First Grade Class Pets

Discussion in 'First Grade' started by new2FL, Aug 4, 2007.

  1. new2FL

    new2FL Companion

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    Aug 4, 2007

    OK, I have major teacher guilt. I was not going to do a class pet this year. I've had fish, hermit crabs, and hamsters in the past, all at different times, but not with much success. But I was working at school this past week setting up my room, and several children who were there for summer camp asked "what is your class pet?":dunno:

    I am really wanting a guinea pig, but my room is VERY small, and I don't want it to stink. Any suggestions?
     
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  3. Bookworm

    Bookworm Companion

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    Aug 4, 2007

    Just say No! :D I gave away my class gerbils and feel great knowing that I won't have to worry about cleaning cages, feeding on weekends, bringing them home over vacations, etc. The kids in your class will have a great year pet or no pet.
     
  4. 1stferg

    1stferg Comrade

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    Aug 5, 2007

    Last year I set a bird feeder outside our window. We got lots of birds. One was a beautiful red Cardinal. He really stood out because all the other birds were shades of brown and kids could not tell them apart. Pretty soon we named him Fred the Red Cardinal. Fred was soon joined by a female. We assumed she was his wife so her name was Rose. Cardinals stay in West Va all winter so we adopted them as our class pets. No mess, no stink!
     
  5. beanie

    beanie Rookie

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    Aug 5, 2007

    we all have class pets in our classrooms - 2 are yet to choose what they want. 3 of us have fish (one of our teachers is a bit of a fish expert) - I am a fish classroom. My teaching partner next door has a Blue Tongue Lizard called Lick, and we have a school turtle called Gavin. But we could quite easily use our surroundings as grounds for pets. We often get koalas in our school yard, and have had echidnas walk through the school! Lots of fun :D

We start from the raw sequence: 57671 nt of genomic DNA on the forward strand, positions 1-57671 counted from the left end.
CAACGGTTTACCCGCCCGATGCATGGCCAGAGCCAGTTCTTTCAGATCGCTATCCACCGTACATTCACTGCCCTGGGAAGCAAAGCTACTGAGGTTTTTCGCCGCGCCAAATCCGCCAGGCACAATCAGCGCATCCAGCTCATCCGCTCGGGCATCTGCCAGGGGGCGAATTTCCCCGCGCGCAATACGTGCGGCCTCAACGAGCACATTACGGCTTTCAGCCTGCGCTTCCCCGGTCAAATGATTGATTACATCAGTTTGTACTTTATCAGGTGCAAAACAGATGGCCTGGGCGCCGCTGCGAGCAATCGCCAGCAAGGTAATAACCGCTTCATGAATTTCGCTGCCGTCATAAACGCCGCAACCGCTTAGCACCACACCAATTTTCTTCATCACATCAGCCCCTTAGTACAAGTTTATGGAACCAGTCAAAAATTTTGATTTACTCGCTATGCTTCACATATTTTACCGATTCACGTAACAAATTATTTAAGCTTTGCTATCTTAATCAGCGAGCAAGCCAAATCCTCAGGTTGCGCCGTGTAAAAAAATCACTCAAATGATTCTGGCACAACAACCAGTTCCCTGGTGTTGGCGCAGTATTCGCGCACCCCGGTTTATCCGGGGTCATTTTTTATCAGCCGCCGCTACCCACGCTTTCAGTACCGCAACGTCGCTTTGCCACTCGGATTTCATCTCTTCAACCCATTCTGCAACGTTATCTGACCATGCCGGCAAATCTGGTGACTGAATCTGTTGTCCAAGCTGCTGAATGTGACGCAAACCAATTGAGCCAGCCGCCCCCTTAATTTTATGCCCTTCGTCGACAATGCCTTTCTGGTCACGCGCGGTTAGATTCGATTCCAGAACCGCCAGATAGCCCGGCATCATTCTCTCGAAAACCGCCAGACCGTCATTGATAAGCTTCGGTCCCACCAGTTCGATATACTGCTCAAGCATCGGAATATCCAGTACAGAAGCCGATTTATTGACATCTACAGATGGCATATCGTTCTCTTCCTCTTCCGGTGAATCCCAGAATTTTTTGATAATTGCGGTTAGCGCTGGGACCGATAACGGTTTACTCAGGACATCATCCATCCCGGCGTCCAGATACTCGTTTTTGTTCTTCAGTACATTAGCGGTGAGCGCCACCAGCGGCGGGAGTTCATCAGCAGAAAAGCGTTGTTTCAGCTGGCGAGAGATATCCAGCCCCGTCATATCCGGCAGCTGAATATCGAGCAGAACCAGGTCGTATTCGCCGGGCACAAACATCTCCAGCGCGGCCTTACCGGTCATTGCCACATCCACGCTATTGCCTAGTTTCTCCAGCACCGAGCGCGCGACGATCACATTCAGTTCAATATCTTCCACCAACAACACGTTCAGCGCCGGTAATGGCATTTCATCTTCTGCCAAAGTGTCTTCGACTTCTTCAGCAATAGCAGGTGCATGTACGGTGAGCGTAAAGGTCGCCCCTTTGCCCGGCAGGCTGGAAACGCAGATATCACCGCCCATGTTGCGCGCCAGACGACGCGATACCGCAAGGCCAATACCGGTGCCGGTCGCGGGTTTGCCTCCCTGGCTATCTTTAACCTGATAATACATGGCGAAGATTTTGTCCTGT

6. cmgeorge626

    cmgeorge626 Companion

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    Aug 5, 2007

    My first year I felt like I would be a crummy teacher if I didn't have a pet. Enter Rusty FirstGrader...the hamster. He was very sweet and cute, but I didn't realize that hamsters are nocturnal before I bought him. The kids complained because he only slept while they were there. He stopped eating the last few weeks of school, despite every effort on my part. I think the constant noise level of a first grade classroom was too much for the little guy. He died two weeks after school ended. I'm kind of soft-hearted so it just about did me in! I spent all of last year lying to kids in the school and telling them that I had given Rusty to my nephew. I felt like I lucked out because he didn't die during the schoolyear and I didn't want to risk losing another animal or breaking a kid's heart!